The debt we have accumulated through our failure to love as He requires us to has filled our lives and this world with all sorts of problems. Chief amongst these is the isolation from The LORD which we experience, but there are many others, such as the guilt we know when we think seriously about what we have done. In the New Testament, Adam is cited as the one who introduced both sin and death into our lives. Death is described as the wages paid by sin. Wages are the reward owed to us for the work we do.
We have already seen that The LORD warned Adam that he would die on the day he ate the fruit from the forbidden tree. However, he apparently lived on for many years and this confuses some people. They ask if God meant what He said, why did Adam did not drop dead on the spot? The simple answer is because Adam’s Creator already had His rescue plan in place! The same passage which records Adam’s lack of love for his Creator also tells of the Creator’s love for Adam and his descendants from then on. The LORD first speaks of His plan then demonstrates how it will work, for those with eyes to see.
Having eaten of the tree, Adam and his wife Eve had gained the knowledge of good and bad and their consciences (this word means “with knowledge”) now alerted to them to the fact their bodies were uncovered. This in turn reminded them that their actions too were exposed before their benevolent but righteous God. They reacted by trying to cover themselves up by their own work, but when that failed, they hid when they heard Him coming to talk to them as He did every day. But The LORD would have none of that and called them to speak to Him, along with the serpent through whom the Devil had tempted them. In a heart to heart discussion, He told them of the consequences of their actions, and went on to give them an initial demonstration of His rescue plan.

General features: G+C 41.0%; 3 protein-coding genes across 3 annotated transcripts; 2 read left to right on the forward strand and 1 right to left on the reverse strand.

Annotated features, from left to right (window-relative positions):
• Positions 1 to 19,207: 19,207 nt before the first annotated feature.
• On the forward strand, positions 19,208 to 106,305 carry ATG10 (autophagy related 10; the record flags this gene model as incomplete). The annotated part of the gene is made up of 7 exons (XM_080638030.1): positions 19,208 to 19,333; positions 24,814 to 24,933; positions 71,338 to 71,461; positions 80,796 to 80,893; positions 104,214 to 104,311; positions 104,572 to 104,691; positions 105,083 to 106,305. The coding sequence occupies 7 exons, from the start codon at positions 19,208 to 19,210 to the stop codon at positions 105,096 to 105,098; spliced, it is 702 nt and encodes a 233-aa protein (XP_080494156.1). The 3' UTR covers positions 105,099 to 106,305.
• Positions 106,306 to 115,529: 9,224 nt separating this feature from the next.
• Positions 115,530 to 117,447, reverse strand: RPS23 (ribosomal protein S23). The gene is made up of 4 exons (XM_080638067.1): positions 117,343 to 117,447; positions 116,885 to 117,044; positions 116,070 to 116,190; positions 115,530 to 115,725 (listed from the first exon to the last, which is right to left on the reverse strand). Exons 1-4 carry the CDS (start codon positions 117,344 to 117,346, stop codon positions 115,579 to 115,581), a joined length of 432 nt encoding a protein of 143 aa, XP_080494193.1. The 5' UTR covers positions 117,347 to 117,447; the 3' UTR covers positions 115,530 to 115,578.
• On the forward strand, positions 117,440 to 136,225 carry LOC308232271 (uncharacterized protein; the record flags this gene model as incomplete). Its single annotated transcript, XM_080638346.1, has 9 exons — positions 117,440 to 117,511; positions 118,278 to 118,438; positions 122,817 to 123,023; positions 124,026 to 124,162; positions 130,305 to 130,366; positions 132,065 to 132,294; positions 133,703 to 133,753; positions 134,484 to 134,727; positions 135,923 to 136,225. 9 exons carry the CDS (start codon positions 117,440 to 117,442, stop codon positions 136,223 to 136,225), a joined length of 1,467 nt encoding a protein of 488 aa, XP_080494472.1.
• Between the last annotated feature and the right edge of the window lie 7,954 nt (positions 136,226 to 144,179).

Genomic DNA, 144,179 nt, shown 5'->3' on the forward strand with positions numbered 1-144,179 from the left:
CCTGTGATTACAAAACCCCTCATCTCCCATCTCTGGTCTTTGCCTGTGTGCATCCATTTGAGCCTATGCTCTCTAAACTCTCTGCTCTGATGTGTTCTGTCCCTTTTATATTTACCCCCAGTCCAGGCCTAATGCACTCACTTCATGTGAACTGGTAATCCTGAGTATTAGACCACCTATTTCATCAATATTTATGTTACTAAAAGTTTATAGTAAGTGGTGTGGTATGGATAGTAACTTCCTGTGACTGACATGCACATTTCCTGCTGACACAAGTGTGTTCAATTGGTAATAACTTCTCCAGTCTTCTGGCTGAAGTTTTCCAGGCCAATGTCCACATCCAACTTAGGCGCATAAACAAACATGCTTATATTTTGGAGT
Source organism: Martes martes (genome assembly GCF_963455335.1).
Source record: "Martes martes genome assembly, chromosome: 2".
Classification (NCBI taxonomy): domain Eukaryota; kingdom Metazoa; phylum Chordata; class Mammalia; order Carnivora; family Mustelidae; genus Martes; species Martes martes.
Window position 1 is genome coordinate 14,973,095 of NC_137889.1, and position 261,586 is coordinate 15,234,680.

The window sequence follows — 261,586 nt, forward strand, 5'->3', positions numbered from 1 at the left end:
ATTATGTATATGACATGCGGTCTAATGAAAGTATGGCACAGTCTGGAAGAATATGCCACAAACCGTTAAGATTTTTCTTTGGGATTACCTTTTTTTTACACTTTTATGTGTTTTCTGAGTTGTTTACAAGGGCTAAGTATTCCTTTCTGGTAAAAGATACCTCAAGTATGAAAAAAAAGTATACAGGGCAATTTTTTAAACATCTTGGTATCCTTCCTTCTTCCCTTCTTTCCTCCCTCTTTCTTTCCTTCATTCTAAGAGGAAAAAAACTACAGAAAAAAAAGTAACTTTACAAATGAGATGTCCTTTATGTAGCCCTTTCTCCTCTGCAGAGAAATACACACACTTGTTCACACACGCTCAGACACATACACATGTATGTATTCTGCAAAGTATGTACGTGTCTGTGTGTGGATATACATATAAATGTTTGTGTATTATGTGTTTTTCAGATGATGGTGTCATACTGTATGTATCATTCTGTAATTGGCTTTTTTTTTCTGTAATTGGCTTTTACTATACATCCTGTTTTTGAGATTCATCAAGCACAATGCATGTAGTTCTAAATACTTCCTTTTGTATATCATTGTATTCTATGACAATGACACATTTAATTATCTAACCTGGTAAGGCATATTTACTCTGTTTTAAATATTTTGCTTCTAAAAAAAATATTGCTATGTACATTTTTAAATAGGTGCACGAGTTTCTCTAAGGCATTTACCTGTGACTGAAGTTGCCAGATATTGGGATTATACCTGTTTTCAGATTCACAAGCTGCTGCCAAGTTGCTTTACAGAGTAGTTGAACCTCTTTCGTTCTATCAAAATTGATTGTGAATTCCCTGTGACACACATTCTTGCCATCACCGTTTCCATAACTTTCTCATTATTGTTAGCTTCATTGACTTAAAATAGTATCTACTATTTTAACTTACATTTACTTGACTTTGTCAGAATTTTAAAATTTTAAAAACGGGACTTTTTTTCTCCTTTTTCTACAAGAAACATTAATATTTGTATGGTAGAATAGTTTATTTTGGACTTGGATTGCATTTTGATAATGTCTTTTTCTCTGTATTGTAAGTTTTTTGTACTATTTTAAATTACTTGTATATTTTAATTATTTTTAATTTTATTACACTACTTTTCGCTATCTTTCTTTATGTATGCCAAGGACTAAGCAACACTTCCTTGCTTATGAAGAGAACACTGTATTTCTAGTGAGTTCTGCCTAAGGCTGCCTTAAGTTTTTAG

Speaking to the serpent (but addressing the Devil) The LORD said, “And there will be hostility between you and the woman and between your seed and her seed: by him will your head be crushed and by you his foot will be wounded.” Whilst this could be seen as referring to the subsequent interaction between human beings and snakes, its full weight applies to a much greater moment in time. The descendant (seed) of the woman being indicated is Jesus Christ, and the moment in history being highlighted is when Jesus was killed at a place called Calvary, outside Jerusalem. At that moment it seemed as if the Devil was triumphant, but it turned out to be only a bruise on the heel of Christ. Three days later when His father raised Him from death, Calvary turned out to be the crushing of Satan’s head, because the cost of the rebellion he had fomented in the world in order to fulfil his own ambitions had been paid for in full.
To appreciate how this turn-around was accomplished, we need to look at the first thing The LORD did after His conversation with Adam and Eve. We read, “And the Lord God made for Adam and for his wife coats of skin for their clothing.” This may seem like a passing comment, but there is more behind it than the casual reader may spot. First we should remember that their own efforts to clothe themselves had not solved their problem. Next we should ask, where did the these skins come from? At least one animal had to die to provide the hide. What happened to that animal when its skin was taken? It would have died, because it is not possible to skin an animal without shedding its blood. Where did it come from; who did it belong to? It must have been one of the ones God had created a short time earlier. Did it deserve to die any more than the others of its kind? No. It was the man who had sinned, not this innocent animal.
When Adam disobeyed his Creator, he put a barrier between himself and his God. Thus he died spiritually, but he should also have died physically. Instead, an innocent animal provided by His Creator died in his place and provided, by the shedding of its blood, a covering for the consequences of human rebellion. God was faithful to His word - a life was lost on the day Adam sinned, but His justice was tempered with His mercy, because He knew that He had given Adam the freedom to make his own choices and wanted to provide him with the opportunity of repenting of that choice. This first act of mercy pointed like a signpost to the way His mercy would ultimately be made available to every human being throughout history.
Next: A promise kept
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